Childress – On Monday, Sept. 17, 2012, 67-year-old Clarendon resident Gayle Edes pleaded guilty to a first degree felony offense resulting in a felony conviction.
Edes was convicted and placed on probation for a period of ten years for the first degree felony offense of injury to a child by omission.
Edes pleaded guilty for the offense that took place on Jan. 3, 2011 and was sentenced to ten years in the Institutional Division of TDCJ, but the sentence was probated for ten years.
Edes was indicted by a Donley County Grand Jury on Jan. 4, 2012, a year after her grandson Chance Mark Jones died after being severally beaten by Robert Monore Babcock, Edes’ son.
“With this plea of guilty, Edes takes responsibility for not seeking the medical care for her helpless grandson who needed someone to get him out of one of the most unimaginable situations for anyone, much less a four year old,” said Inman. “If Edes would have taken Chance to the doctor, he might be with people that truly loved him today.”
Pursuant to the plea agreement, Edes is required to pay a fine of $10,000 to Donley County, $385.50 in court costs, complete 400 hours of community service, and serve 90 days in the Donley County jail as a condition of probation.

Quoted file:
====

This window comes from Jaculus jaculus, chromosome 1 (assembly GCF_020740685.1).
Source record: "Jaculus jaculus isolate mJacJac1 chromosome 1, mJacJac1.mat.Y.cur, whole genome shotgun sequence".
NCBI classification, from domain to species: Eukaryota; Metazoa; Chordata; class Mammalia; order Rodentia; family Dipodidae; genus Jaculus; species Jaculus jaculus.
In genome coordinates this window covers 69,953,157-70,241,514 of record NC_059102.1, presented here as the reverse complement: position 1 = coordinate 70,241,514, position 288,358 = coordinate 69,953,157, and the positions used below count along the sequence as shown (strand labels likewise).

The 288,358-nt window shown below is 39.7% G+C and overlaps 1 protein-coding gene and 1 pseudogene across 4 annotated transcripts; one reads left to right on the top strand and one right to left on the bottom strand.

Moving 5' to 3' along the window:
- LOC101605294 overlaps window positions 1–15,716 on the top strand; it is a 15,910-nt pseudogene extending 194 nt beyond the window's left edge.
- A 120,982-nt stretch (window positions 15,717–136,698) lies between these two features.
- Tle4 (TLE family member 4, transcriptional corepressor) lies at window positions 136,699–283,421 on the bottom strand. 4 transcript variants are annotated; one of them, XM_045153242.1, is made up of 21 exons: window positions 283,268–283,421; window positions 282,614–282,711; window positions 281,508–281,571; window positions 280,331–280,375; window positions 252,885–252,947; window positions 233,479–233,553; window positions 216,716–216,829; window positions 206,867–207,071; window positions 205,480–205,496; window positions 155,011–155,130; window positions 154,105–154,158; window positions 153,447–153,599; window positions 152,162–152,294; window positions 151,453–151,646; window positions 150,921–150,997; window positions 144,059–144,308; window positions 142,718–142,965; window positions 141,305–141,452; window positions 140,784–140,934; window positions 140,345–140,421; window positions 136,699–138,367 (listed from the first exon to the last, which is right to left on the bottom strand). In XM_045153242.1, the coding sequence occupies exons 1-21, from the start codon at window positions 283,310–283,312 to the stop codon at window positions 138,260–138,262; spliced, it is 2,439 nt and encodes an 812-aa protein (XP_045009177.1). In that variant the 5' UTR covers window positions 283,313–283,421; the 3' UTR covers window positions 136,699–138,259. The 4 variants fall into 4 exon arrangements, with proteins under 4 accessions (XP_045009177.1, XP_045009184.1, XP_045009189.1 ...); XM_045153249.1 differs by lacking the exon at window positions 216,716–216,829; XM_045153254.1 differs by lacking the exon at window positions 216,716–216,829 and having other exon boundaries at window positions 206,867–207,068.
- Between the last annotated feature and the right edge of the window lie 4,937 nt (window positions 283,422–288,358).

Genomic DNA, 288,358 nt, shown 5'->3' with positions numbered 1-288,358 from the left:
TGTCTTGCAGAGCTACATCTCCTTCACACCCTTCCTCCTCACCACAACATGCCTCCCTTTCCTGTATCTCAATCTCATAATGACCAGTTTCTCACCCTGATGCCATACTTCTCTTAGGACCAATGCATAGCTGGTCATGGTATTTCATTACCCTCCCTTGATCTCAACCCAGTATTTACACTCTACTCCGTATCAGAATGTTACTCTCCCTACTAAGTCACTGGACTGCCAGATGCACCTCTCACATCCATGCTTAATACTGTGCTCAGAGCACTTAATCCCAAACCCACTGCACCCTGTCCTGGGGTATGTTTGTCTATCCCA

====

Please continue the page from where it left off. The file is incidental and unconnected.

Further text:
“Edes is just as culpable as to what happened to Chance in the end,” said Donley County Sheriff Butch Blackburn. “Babcock is who beat Chance to death, and Edes didn’t take him to the hospital when she knew that’s what Chance needed the night before the last serious assaults were committed by Babcock on Chance.”
Edes conviction is the second and last conviction in the Chance Mark Jones death case.
Babcock was convicted by a Hall County jury in May and was sentenced to life in prison without parole.
A jury trial was scheduled for Edes in Donley County for August, but was postponed to Oct. 23 due to the medical condition of the Defendant, according to court documents.
“The injury to a child case by omission was not something that we could file immediately due to factual and legal hurdles we had to overcome,” said Inman. “It’s not as simple as going forward against the perpetrator who actually committed the assault. There had to be forensic medical testimony that would support the injury occurred as a result of not seeking medical attention, and that part of the investigation took time.”
Edes is also required to pay restitution in the amount of $4,500 to the Crime Victim’s Fund for expenses that office incurred for the funeral and burial of Chance.